CLEVELAND, Ohio (April 12, 2011) – The Cleveland Foundation today announced the winners of the 76th Annual Anisfield-Wolf Book Awards www.Anisfield-Wolf.org
- Nicole Krauss, Great House, Fiction
- Mary Helen Stefaniak, The Cailiffs of Baghdad, Georgia, Fiction
- David Eltis/David Richardson, Atlas of the Transatlantic Slave Trade, Nonfiction
- Isabel Wilkerson, The Warmth of Other Suns, Nonfiction
- John Edgar Wideman, Lifetime Achievement
“The 2011 Anisfield-Wolf winners are notable for the unique way each author addresses the complex issues of race and cultural diversity,” said Henry Louis Gates Jr., the Alphonse Fletcher University Professor and director of the W.E.B. Du Bois Institute for African and African-American Research at Harvard University, who serves as jury chair. “The books and authors honored this year stand out, not only for their creative and wide-ranging approach to difficult subject matter, but also for their underlying faith in our shared humanity.”
“Cleveland poet and philanthropist Edith Anisfield Wolf created this book prize more than 75 years ago because of her conviction that the issue of race was the most critical dilemma facing the United States. It was her fervent desire to break down stereotypes and encourage civil discourse so that future generations would be more appreciative of human diversity,” said Cleveland Foundation President and Chief Executive Officer Ronald B. Richard. “This prize remains a fitting testimony to the vision of a woman truly ahead of her time.”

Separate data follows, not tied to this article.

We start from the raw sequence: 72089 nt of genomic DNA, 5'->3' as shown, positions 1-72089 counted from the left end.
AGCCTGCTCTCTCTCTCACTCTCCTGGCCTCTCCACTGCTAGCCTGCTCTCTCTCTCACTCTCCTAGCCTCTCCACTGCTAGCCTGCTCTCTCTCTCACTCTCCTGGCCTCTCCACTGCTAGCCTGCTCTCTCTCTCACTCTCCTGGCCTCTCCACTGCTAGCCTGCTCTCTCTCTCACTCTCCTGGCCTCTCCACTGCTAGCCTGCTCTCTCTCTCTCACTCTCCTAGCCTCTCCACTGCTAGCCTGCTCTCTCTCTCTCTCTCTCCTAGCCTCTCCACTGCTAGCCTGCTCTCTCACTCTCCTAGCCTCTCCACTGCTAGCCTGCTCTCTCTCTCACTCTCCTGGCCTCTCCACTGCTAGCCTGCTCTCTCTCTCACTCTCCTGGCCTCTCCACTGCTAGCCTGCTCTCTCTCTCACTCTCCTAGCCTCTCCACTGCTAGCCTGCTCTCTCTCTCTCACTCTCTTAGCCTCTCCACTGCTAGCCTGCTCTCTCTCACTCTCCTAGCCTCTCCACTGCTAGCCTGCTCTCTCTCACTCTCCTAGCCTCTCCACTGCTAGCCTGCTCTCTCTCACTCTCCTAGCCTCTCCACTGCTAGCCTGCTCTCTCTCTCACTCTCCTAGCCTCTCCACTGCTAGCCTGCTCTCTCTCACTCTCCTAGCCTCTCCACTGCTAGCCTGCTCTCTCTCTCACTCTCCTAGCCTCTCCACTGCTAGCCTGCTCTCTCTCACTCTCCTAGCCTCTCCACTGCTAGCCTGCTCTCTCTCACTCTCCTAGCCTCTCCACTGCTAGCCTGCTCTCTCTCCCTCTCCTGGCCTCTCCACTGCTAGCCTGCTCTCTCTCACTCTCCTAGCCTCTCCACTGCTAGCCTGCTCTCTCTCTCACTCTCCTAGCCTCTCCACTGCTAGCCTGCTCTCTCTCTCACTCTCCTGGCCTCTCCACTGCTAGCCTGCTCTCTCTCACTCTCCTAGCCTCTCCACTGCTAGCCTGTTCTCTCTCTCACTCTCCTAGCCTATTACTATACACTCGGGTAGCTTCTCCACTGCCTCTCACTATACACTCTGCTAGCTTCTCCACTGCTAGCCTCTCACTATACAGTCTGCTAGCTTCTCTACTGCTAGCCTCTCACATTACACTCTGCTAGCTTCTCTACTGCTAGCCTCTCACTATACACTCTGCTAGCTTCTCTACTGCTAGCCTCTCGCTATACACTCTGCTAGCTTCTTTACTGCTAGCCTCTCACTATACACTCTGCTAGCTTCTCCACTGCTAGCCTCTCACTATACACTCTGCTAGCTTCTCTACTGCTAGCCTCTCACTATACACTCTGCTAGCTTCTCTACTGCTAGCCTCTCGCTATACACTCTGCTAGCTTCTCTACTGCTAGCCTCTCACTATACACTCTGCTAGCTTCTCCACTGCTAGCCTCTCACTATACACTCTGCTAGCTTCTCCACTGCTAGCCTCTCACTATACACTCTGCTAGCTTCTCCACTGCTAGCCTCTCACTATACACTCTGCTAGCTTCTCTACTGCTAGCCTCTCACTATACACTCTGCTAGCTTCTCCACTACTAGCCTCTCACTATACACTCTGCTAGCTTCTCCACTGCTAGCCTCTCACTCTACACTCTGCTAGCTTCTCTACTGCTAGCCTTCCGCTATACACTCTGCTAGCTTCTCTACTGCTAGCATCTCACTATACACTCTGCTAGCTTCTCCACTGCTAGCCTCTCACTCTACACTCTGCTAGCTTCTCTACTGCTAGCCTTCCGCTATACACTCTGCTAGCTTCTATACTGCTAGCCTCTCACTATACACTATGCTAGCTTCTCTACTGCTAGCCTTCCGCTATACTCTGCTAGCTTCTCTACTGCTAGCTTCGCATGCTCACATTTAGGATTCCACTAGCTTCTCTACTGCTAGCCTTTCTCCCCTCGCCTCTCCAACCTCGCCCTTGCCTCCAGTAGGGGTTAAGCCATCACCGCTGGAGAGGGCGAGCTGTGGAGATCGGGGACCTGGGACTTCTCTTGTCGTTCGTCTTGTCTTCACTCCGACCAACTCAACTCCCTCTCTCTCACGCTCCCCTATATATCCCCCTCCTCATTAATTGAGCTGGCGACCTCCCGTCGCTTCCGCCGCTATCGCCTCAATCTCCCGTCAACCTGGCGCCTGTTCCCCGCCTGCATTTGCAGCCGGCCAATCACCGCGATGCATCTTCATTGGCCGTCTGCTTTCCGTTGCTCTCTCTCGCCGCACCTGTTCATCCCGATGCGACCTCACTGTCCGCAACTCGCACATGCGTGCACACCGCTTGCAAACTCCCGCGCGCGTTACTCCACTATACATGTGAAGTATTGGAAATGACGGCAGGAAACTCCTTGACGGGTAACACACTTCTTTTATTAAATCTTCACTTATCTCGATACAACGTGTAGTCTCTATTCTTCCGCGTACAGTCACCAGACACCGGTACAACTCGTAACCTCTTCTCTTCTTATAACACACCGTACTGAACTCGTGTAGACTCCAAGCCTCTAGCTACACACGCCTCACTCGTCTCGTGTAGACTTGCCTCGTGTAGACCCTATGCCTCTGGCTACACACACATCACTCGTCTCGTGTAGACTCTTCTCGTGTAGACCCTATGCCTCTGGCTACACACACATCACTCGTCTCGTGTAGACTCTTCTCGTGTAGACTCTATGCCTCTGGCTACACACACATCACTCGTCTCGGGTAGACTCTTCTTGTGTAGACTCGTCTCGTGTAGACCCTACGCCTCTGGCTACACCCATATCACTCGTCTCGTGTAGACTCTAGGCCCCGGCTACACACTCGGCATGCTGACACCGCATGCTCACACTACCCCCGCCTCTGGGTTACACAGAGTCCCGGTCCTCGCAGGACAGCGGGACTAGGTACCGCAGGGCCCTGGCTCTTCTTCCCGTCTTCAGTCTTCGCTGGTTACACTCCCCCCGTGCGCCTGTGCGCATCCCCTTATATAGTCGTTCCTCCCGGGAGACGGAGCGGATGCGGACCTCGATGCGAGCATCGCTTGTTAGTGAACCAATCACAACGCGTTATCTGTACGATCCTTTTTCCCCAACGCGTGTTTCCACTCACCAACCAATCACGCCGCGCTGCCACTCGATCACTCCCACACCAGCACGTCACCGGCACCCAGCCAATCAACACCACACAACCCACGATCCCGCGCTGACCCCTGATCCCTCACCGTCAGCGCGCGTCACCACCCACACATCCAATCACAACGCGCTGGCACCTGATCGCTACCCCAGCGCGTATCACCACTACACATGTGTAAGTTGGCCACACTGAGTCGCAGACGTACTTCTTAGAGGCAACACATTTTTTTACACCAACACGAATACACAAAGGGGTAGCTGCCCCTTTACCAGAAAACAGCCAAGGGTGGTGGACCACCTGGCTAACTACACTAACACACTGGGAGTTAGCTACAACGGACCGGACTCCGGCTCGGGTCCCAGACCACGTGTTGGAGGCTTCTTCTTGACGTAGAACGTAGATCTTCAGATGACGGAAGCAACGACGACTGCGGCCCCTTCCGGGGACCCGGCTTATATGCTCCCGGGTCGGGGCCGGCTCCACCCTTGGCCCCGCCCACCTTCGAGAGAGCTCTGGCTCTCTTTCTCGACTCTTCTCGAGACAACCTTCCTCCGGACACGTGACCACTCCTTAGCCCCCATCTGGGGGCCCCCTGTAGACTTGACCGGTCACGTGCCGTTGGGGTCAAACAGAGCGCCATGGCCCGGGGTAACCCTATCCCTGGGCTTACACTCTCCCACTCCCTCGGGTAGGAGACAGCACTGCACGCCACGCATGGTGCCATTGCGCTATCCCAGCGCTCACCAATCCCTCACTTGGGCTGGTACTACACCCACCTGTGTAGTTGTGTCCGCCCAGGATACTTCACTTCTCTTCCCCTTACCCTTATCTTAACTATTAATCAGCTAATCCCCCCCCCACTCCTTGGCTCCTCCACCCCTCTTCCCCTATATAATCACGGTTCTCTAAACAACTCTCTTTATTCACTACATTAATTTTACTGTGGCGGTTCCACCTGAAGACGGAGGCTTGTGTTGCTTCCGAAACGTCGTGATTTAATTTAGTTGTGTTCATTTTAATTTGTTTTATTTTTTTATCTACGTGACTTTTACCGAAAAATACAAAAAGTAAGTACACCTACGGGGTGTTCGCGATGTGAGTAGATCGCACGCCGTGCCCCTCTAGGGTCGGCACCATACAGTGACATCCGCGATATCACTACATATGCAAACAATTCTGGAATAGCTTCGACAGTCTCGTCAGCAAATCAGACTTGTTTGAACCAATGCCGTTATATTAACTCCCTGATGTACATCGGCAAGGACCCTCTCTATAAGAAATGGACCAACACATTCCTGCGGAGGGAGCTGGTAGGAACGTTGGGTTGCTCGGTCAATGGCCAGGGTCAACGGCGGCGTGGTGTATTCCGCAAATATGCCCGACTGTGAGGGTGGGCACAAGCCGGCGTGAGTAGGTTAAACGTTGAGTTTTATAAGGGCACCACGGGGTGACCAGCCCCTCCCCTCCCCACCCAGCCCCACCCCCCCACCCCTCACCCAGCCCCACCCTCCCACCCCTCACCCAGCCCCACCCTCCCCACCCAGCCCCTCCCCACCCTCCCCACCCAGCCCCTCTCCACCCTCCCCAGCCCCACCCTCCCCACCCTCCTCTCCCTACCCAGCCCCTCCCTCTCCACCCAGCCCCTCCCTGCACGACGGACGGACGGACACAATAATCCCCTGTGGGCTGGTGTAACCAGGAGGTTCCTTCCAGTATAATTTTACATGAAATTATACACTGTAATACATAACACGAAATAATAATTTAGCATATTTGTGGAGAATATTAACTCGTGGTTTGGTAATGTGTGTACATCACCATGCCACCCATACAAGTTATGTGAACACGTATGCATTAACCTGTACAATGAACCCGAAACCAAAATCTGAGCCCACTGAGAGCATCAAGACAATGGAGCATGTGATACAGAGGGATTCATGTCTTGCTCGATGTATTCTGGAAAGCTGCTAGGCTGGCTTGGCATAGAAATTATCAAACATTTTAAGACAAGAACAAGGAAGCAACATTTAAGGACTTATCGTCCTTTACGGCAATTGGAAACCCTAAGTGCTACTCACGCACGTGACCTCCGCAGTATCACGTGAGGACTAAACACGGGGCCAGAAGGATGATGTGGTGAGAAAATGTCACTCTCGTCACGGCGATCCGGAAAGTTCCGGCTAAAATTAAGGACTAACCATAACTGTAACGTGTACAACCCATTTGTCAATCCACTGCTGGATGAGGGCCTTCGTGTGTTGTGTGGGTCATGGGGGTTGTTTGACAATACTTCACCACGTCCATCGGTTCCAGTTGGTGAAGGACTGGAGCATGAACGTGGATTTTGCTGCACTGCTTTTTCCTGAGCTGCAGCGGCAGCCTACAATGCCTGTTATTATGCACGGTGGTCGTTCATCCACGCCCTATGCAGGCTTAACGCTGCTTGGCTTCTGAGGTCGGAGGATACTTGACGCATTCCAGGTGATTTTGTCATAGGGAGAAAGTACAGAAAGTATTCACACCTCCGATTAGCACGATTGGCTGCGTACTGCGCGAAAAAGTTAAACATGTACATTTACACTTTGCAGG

About the Anisfield-Wolf Prize
The Anisfield-Wolf winners will be honored in Cleveland on September 15 at a ceremony hosted by the Cleveland Foundation and emceed by Jury Chair Gates. Rita Dove, Joyce Carol Oates, Steven Pinker and Simon Schama also served on the jury. The Cleveland Foundation has administered the book awards since 1963, upon the death of its creator, Edith Anisfield Wolf. The Anisfield-Wolf prize remains the only juried American literary competition devoted to recognizing books that have made an important contribution to society’s understanding of racism and the diversity of human cultures.
About the Cleveland Foundation
Established in 1914, the Cleveland Foundation is the world’s first community foundation and the nation’s second-largest today, with assets of $1.87 billion and 2010 grants of nearly $85 million. The foundation improves the lives of Greater Clevelanders by building community endowment, addressing needs through grantmaking, and providing leadership on vital issues. Currently the foundation proactively directs two-thirds of its flexible grant dollars to the community’s greatest needs: economic transformation, public education reform, human services and youth development, neighborhoods, and arts advancement.
For more information on the Cleveland Foundation, visit www.ClevelandFoundation.org.
The Anisfield-Wolf book prize 75th anniversary celebration is in full swing at Cuyahoga County Public Library. Since January, Library staff members have facilitated lively discussions of books by Anisfield-Wolf book prize-winning authors in each of the Library’s 28 branches.
Special Anisfield-Wolf book discussion series held in the Library’s Bay Village (502 Cahoon Road / 440.871.6392), Beachwood (25501 Shaker Boulevard / 216.831.6868) and Parma Heights (6206 Pearl Road / 440.884.2313) branches have been extremely popular. Each month, book clubs meet at these branches to engage in thought-provoking discussions of books by Anisfield-Wolf book prize-winners. Past discussion titles have included: The Brief Wondrous Life of Oscar Wao by Junot Diaz; Infidel by Ayaan Hirsi Ali; and The Hemingses of Monticello by Annette Gordon-Reed, among many others.